Research at the chalk face: connecting academia and schools

26/03/2019

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Researchers in Cambridge’s Faculty of Education are working with teachers to improve the experience of learning in the East of England – and boost pupils’ life chances.

The projects work because schools in our region, which is very diverse, want to work with us. This is not just pie in the sky, ivory tower stuff: it is practical, and real, and of use to schools. We’ve broken down the artificial walls: we’re out there.

- Ros McLellan

Twenty years ago, two head teachers walked into the University’s Department of Education with a proposal. We want to work with you, they told academics, but don’t just come and “do research on us”. We want to work in partnership.

The approach might have met short shrift in more traditional institutions, but the outward-looking Education Department, now the Faculty of Education, was different. Already working closely with over 30 schools on a school-based teacher education programme, and welcoming many teachers onto its Masterʼs and PhD programmes, it saw the chance to forge new bonds.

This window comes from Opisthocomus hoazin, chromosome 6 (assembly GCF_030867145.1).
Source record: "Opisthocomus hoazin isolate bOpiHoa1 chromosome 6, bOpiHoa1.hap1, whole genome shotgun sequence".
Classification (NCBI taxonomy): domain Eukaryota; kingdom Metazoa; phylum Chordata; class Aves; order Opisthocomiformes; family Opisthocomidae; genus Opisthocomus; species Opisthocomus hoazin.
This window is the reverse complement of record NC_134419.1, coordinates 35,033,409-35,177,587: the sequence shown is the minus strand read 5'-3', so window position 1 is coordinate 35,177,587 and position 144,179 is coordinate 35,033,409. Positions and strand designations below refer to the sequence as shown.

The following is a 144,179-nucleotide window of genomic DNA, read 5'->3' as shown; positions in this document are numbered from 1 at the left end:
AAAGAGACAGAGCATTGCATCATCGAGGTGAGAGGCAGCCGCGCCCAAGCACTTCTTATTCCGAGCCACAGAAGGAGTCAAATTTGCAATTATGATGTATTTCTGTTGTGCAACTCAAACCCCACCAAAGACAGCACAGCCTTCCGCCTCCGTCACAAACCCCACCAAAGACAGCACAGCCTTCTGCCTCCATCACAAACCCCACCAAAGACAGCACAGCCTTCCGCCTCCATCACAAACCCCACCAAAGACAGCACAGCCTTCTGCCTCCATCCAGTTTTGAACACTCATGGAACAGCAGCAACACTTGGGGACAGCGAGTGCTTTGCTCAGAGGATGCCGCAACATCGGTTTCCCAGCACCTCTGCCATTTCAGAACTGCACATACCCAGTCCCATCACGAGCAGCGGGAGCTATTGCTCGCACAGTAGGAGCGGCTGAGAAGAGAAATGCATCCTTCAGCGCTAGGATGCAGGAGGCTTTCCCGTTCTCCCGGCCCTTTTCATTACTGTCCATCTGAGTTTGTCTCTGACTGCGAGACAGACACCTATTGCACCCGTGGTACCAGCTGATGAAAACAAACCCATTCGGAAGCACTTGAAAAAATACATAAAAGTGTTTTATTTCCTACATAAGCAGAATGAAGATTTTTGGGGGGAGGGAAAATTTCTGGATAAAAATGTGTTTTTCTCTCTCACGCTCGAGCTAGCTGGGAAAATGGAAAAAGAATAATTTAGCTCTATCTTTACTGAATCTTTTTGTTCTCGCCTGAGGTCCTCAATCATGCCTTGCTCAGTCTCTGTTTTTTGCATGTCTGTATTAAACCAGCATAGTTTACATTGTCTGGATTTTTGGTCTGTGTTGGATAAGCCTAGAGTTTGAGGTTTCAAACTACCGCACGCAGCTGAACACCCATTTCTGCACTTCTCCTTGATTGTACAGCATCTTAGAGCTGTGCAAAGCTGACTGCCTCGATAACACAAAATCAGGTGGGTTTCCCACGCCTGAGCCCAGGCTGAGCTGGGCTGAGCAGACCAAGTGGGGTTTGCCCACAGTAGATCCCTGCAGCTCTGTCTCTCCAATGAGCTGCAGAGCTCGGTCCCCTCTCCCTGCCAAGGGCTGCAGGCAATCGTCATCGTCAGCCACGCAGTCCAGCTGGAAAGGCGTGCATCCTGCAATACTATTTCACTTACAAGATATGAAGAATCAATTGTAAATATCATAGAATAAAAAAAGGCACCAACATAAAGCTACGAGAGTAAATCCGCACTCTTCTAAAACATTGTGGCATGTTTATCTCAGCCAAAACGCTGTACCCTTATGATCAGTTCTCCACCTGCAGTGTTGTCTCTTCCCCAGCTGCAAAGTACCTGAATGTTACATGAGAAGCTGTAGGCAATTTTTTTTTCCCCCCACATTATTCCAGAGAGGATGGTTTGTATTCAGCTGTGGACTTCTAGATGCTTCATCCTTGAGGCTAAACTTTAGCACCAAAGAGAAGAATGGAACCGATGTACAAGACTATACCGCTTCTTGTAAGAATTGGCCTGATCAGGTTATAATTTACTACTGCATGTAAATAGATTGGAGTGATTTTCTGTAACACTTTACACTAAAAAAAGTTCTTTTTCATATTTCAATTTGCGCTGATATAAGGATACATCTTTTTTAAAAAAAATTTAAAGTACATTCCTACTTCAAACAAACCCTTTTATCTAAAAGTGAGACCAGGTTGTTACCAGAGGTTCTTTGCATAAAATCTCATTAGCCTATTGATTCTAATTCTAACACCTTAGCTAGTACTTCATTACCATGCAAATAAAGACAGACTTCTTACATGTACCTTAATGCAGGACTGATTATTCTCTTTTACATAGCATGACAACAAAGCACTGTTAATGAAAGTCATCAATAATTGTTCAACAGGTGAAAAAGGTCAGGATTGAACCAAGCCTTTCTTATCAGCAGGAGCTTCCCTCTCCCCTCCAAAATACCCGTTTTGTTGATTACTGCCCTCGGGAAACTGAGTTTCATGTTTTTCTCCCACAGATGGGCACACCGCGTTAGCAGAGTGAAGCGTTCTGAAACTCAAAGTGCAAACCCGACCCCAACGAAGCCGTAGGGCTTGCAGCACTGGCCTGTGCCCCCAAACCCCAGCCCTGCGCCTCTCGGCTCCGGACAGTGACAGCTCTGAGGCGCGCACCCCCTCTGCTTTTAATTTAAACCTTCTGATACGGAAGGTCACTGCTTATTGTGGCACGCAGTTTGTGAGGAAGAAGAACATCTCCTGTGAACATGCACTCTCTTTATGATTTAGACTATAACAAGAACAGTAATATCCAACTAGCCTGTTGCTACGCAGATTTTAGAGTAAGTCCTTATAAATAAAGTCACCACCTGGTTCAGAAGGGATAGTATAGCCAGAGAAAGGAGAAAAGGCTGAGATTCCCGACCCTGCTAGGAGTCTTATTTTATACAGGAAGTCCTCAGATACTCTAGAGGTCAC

Two decades on, School–University Partnership for Educational Research (SUPER) continues to flourish, bringing together academics and teachers from 12 schools around the eastern region. The partners devise and run collective research projects – on topics from pupil engagement to teacher learning – and share findings within and beyond the group.

The latest project has focused on the increasingly critical area of pupil resilience, as Dr Ros McLellan, coordinator of the SUPER network, explains: “Across the UK, mental health issues in children are increasing while wellbeing is deteriorating. Evidence shows that wellbeing programmes in schools can lead to significant improvements in children’s mental health, and social and emotional skills. But we know that funding constraints and lack of prominence given to wellbeing in the inspection framework create real challenges for schools. Our research is asking how resilience and wellbeing can be promoted in a results-driven educational climate.”

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Reproduced courtesy of the University of Cambridge

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